Ultimate Guide to Logging

Your open-source resource for understanding, analyzing, and troubleshooting system logs

Analyzing Node Logs

Analyzing millions of log lines from a production server can be quite difficult. Command line tools are nice for looking at logs streaming by on a console when doing development. However, when analyzing production logs there are higher volumes of data, and you need automated tools to query and summarize the logs. If the data is in the Apache log format such as Morgan logs, it’s slightly easier to analyze with Unix command line tools. If the data is in JSON format, you need an analysis tool that understands JSON as Winston or a log management solution. We give examples of several types of analysis tools below.

Command Line Tools

Command line tools are nice for viewing a live tail of logs during development, or for quick, one-off type analysis using grep. If the log data is in the Apache combined format (as described in “Request Logging with Morgan”), you can parse the logs using Unix command line tools like grep. We have several examples in the Apache guide on using Unix command line tools. If the logs are in JSON format, it’s harder to analyze with grep. One popular open-source tool is called jq, and it’s described in Parsing Java Logs in JSON.

Winston

Winston provides a simple method to query log entries, aside from creating logs. The following code snippet is the foundation that will be used to query logs. Ensure Winston is initialized with the proper transport locations prior to executing this code. You can read the section “Request Logging with Morgan” to learn how to configure it with Winston.

const options = {
  from: new Date() - (24 * 60 * 60 * 1000),
  until: new Date(),
  limit: 10,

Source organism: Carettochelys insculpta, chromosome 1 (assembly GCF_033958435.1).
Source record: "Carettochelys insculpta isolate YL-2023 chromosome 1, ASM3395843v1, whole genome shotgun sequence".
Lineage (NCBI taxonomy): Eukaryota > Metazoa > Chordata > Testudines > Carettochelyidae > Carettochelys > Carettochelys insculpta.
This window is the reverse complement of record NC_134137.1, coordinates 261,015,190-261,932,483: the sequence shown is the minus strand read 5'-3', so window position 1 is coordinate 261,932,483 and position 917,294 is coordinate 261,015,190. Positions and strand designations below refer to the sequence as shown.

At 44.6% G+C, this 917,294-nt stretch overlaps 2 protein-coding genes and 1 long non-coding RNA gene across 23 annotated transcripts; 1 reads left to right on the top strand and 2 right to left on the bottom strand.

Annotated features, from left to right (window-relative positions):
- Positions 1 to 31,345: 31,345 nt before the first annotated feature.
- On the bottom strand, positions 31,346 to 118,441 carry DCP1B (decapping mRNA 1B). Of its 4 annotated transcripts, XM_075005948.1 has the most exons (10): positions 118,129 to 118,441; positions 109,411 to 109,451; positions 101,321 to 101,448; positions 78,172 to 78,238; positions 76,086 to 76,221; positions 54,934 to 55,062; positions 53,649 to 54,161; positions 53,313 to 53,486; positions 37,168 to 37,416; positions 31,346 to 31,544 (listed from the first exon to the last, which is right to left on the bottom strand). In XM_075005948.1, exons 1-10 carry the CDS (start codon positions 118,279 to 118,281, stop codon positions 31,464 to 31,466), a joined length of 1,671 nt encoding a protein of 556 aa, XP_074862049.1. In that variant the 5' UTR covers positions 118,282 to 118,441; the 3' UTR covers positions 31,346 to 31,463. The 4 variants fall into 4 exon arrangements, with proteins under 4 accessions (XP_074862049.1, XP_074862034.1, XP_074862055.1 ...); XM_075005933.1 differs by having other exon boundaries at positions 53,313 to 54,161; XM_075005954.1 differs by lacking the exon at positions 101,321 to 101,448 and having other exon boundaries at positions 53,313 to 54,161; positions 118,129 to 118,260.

start: 0,
  order: 'desc',
  fields: ['message']
};
// Find items logged between today and yesterday.
logger.query(options, function (err, results) {
  if (err) {
    /* TODO: handle me */
    throw err;
  }
  console.log(results);
}});

Winston queries log information using the method winston.query(). A first parameter is a JSON object of the options used for searching. In this example, we’re searching through the log entries from the last 24 hours (by setting the form and until parameters). The limit parameter sets the number of log entries to return. This value will vary in specific cases. The search will start at the beginning (start parameter) and return results in descending order (order parameter). The fields parameter tells Winston what specific log information to return. This value will vary in specific cases. If there were no errors, the returned log entries can then be queried and analyzed.

Log Management Solutions

Log management tools can often natively parse and analyze logs in both JSON and Apache combined format. They can give you quick summaries allowing you to visualize large sets of data, which simplifies the process of analyzing logs and keeping up with what’s happening on your site. Here are some dashboards that are set up to visualize important trends.

A timeline chart can tell you if there’s an unexpected increase in traffic or error rate by status code. Here we see a bike spike in 404 errors shown in green. This could indicate a problem with a recent deployment or less of a critical resource.

An area chart can tell you if response times are slow due to servers getting overloaded or new code deployments. In the trend view, select timeline chart and a numeric field such as json.responsetime. Next choose one or more operators like min and max. This can be used to identify differences in user experience or failures to meet your SLA.

A pie chart can tell you if traffic issues are overwhelmingly caused by one client or a small number of clients. On popular sites you’d likely see traffic fairly evenly distributed among many clients. Too much traffic from a single IP could indicate someone using your service in an unusual way.

A bar chart can tell you the top ranked items, such as which user agents are responsible for the most errors. Perhaps if we’re seeing many errors from curl, someone has a broken bash script?

A table can provide a list of which error messages occur most often. You can see the top ones sorted to the top, but also less common ones by scrolling down.